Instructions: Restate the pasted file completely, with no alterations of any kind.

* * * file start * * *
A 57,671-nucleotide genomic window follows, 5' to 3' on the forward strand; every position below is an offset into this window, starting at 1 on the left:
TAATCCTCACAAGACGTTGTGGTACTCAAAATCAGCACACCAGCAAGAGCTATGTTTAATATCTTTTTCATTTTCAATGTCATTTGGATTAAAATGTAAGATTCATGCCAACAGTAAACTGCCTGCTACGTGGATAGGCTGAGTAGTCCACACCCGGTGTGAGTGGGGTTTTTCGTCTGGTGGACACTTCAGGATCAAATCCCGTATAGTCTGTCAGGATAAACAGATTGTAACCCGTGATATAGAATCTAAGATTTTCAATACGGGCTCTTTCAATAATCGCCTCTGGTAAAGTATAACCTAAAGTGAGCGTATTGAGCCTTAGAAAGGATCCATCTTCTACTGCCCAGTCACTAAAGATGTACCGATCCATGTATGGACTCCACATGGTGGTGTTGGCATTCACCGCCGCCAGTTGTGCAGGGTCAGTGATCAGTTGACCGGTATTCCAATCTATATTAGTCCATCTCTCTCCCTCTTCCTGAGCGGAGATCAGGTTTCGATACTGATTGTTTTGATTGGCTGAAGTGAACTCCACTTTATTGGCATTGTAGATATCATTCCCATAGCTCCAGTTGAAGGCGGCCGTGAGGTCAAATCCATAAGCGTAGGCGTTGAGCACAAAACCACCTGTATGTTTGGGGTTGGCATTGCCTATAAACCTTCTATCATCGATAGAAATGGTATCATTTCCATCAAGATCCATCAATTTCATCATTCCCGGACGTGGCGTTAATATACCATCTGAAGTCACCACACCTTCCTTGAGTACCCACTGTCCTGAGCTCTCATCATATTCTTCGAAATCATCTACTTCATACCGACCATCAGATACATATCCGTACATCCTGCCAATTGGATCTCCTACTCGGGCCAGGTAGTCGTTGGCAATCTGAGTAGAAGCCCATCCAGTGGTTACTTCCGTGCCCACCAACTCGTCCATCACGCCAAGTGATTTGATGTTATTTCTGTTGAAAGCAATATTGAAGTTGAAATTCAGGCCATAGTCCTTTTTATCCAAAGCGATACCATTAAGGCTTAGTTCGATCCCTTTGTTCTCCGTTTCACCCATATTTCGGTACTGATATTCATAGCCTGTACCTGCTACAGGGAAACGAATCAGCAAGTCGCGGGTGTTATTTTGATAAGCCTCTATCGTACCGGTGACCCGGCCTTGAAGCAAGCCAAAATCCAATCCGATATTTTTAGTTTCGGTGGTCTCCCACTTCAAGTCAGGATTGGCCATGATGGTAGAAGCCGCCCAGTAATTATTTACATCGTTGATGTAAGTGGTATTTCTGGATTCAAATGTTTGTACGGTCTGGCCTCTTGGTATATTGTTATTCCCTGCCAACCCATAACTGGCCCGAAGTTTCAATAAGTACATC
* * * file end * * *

A 57,671-nucleotide genomic window follows, 5' to 3' on the forward strand; every position below is an offset into this window, starting at 1 on the left:
TAATCCTCACAAGACGTTGTGGTACTCAAAATCAGCACACCAGCAAGAGCTATGTTTAATATCTTTTTCATTTTCAATGTCATTTGGATTAAAATGTAAGATTCATGCCAACAGTAAACTGCCTGCTACGTGGATAGGCTGAGTAGTCCACACCCGGTGTGAGTGGGGTTTTTCGTCTGGTGGACACTTCAGGATCAAATCCCGTATAGTCTGTCAGGATAAACAGATTGTAACCCGTGATATAGAATCTAAGATTTTCAATACGGGCTCTTTCAATAATCGCCTCTGGTAAAGTATAACCTAAAGTGAGCGTATTGAGCCTTAGAAAGGATCCATCTTCTACTGCCCAGTCACTAAAGATGTACCGATCCATGTATGGACTCCACATGGTGGTGTTGGCATTCACCGCCGCCAGTTGTGCAGGGTCAGTGATCAGTTGACCGGTATTCCAATCTATATTAGTCCATCTCTCTCCCTCTTCCTGAGCGGAGATCAGGTTTCGATACTGATTGTTTTGATTGGCTGAAGTGAACTCCACTTTATTGGCATTGTAGATATCATTCCCATAGCTCCAGTTGAAGGCGGCCGTGAGGTCAAATCCATAAGCGTAGGCGTTGAGCACAAAACCACCTGTATGTTTGGGGTTGGCATTGCCTATAAACCTTCTATCATCGATAGAAATGGTATCATTTCCATCAAGATCCATCAATTTCATCATTCCCGGACGTGGCGTTAATATACCATCTGAAGTCACCACACCTTCCTTGAGTACCCACTGTCCTGAGCTCTCATCATATTCTTCGAAATCATCTACTTCATACCGACCATCAGATACATATCCGTACATCCTGCCAATTGGATCTCCTACTCGGGCCAGGTAGTCGTTGGCAATCTGAGTAGAAGCCCATCCAGTGGTTACTTCCGTGCCCACCAACTCGTCCATCACGCCAAGTGATTTGATGTTATTTCTGTTGAAAGCAATATTGAAGTTGAAATTCAGGCCATAGTCCTTTTTATCCAAAGCGATACCATTAAGGCTTAGTTCGATCCCTTTGTTCTCCGTTTCACCCATATTTCGGTACTGATATTCATAGCCTGTACCTGCTACAGGGAAACGAATCAGCAAGTCGCGGGTGTTATTTTGATAAGCCTCTATCGTACCGGTGACCCGGCCTTGAAGCAAGCCAAAATCCAATCCGATATTTTTAGTTTCGGTGGTCTCCCACTTCAAGTCAGGATTGGCCATGATGGTAGAAGCCGCCCAGTAATTATTTACATCGTTGATGTAAGTGGTATTTCTGGATTCAAATGTTTGTACGGTCTGGCCTCTTGGTATATTGTTATTCCCTGCCAACCCATAACTGGCCCGAAGTTTCAATAAGTACATC